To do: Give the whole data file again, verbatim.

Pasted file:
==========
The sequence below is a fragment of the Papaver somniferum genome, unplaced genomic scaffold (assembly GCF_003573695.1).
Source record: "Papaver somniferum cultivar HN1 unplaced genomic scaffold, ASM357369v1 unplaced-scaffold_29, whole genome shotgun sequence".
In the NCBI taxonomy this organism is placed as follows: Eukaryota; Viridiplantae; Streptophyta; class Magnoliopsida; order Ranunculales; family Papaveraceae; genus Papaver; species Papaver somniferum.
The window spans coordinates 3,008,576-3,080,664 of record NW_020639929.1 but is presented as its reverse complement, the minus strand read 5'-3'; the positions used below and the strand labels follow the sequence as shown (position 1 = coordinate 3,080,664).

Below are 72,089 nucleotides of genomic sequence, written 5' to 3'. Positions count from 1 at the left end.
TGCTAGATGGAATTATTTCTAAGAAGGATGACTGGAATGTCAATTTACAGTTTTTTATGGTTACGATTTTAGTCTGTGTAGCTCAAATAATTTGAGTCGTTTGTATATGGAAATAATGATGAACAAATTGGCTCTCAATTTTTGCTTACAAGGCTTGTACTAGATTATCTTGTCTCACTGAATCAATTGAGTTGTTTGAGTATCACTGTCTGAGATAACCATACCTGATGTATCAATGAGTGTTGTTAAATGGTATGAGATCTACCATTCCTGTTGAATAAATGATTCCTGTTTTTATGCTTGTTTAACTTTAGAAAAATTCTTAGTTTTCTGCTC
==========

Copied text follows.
The sequence below is a fragment of the Papaver somniferum genome, unplaced genomic scaffold (assembly GCF_003573695.1).
Source record: "Papaver somniferum cultivar HN1 unplaced genomic scaffold, ASM357369v1 unplaced-scaffold_29, whole genome shotgun sequence".
In the NCBI taxonomy this organism is placed as follows: Eukaryota; Viridiplantae; Streptophyta; class Magnoliopsida; order Ranunculales; family Papaveraceae; genus Papaver; species Papaver somniferum.
The window spans coordinates 3,008,576-3,080,664 of record NW_020639929.1 but is presented as its reverse complement, the minus strand read 5'-3'; the positions used below and the strand labels follow the sequence as shown (position 1 = coordinate 3,080,664).

Below are 72,089 nucleotides of genomic sequence, written 5' to 3'. Positions count from 1 at the left end.
TGCTAGATGGAATTATTTCTAAGAAGGATGACTGGAATGTCAATTTACAGTTTTTTATGGTTACGATTTTAGTCTGTGTAGCTCAAATAATTTGAGTCGTTTGTATATGGAAATAATGATGAACAAATTGGCTCTCAATTTTTGCTTACAAGGCTTGTACTAGATTATCTTGTCTCACTGAATCAATTGAGTTGTTTGAGTATCACTGTCTGAGATAACCATACCTGATGTATCAATGAGTGTTGTTAAATGGTATGAGATCTACCATTCCTGTTGAATAAATGATTCCTGTTTTTATGCTTGTTTAACTTTAGAAAAATTCTTAGTTTTCTGCTC